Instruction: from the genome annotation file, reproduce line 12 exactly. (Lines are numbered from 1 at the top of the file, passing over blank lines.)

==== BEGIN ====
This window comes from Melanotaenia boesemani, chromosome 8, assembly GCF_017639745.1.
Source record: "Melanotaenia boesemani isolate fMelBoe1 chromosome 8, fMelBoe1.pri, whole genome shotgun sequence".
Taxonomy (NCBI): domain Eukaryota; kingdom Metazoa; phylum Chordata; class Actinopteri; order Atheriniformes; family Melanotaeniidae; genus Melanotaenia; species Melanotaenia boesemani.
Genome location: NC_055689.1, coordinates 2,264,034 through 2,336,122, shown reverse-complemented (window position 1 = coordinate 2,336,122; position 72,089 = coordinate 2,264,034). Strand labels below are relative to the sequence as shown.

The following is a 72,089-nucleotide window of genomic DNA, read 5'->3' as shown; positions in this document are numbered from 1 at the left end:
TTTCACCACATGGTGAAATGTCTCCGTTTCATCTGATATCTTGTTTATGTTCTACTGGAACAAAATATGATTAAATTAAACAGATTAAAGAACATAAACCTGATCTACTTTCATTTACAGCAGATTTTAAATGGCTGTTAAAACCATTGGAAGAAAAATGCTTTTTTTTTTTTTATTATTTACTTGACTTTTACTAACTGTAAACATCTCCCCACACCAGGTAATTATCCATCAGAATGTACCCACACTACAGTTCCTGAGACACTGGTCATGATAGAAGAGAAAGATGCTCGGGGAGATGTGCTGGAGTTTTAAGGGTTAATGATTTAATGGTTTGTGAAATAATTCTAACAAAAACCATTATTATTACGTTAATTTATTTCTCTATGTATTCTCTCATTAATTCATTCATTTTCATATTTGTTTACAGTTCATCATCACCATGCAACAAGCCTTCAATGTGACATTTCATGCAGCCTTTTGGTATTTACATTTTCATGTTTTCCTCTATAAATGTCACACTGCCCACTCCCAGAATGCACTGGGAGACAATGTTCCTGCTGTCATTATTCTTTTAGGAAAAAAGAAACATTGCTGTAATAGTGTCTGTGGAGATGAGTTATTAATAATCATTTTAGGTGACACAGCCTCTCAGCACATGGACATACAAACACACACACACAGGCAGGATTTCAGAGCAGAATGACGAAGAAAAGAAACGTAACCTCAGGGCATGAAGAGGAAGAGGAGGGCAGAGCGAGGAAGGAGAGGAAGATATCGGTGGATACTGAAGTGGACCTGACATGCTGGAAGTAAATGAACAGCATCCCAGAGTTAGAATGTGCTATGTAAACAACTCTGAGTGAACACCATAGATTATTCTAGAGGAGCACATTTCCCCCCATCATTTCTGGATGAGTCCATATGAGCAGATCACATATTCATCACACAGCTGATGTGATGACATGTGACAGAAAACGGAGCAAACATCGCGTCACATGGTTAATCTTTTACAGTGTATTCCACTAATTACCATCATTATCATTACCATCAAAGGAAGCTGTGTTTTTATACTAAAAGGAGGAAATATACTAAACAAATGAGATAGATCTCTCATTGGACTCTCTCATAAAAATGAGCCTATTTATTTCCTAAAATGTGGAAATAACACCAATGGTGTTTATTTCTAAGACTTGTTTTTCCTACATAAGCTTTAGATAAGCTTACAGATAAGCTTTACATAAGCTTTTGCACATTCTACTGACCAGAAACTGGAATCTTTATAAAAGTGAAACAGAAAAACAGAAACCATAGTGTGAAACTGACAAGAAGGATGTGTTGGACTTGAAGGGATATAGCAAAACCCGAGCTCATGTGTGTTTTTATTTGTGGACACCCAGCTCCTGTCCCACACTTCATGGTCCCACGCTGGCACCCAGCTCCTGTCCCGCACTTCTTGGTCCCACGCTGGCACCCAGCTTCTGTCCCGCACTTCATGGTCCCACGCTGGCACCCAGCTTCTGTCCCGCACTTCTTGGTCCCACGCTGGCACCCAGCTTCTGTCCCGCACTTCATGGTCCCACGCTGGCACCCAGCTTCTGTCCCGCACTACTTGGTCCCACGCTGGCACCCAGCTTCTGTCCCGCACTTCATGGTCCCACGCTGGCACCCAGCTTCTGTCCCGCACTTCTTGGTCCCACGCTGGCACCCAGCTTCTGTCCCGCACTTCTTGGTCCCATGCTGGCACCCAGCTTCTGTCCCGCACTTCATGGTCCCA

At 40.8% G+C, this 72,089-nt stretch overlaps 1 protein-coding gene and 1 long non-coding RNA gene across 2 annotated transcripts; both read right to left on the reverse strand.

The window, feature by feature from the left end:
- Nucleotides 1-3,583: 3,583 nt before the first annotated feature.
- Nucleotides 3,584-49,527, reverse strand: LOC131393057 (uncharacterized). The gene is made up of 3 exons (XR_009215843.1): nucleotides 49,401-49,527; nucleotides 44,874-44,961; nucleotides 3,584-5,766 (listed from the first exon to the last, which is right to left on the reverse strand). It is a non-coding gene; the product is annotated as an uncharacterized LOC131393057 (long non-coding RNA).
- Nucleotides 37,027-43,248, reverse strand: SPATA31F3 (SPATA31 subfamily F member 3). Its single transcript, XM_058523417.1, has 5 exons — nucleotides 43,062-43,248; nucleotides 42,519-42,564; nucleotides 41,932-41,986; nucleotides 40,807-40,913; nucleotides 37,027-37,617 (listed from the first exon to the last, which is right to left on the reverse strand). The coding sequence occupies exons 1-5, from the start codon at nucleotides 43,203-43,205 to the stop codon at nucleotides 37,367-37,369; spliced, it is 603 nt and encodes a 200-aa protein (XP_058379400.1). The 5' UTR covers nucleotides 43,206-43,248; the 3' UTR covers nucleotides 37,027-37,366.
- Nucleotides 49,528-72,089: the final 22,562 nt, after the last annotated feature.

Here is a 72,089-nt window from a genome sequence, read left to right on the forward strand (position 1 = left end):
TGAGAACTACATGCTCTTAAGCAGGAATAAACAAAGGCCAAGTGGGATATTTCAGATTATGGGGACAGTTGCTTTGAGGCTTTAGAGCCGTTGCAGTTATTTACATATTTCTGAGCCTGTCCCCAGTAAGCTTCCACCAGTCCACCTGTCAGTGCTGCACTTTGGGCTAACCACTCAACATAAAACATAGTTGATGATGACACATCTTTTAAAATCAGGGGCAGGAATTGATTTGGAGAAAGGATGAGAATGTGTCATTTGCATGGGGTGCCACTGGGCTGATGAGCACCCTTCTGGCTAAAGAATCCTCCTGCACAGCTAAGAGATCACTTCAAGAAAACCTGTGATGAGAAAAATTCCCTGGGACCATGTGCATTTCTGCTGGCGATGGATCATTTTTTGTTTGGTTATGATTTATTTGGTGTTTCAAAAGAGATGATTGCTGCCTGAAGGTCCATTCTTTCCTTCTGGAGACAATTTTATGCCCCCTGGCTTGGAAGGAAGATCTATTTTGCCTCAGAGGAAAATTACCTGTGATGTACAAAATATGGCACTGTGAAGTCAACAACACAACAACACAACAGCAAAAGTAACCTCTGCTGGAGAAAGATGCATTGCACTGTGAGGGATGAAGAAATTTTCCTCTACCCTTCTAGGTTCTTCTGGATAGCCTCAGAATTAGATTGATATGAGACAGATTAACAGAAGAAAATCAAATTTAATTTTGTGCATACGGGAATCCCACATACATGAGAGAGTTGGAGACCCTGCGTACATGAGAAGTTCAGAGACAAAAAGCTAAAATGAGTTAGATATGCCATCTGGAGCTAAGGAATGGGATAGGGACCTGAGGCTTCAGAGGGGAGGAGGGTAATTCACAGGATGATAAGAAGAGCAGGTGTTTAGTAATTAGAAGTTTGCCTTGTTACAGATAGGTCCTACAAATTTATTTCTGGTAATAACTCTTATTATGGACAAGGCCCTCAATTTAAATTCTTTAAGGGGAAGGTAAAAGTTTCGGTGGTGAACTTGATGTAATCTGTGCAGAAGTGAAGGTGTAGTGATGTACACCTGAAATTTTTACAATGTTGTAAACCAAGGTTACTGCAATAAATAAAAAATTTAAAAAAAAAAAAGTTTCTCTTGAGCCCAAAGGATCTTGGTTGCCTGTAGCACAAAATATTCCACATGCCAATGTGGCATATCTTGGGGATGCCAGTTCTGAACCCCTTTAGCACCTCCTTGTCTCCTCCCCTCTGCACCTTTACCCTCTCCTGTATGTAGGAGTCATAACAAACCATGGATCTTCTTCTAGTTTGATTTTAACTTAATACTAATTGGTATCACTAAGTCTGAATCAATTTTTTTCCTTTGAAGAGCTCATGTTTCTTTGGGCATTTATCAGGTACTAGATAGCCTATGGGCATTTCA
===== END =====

- Nucleotides 49,528-72,089: the final 22,562 nt, after the last annotated feature.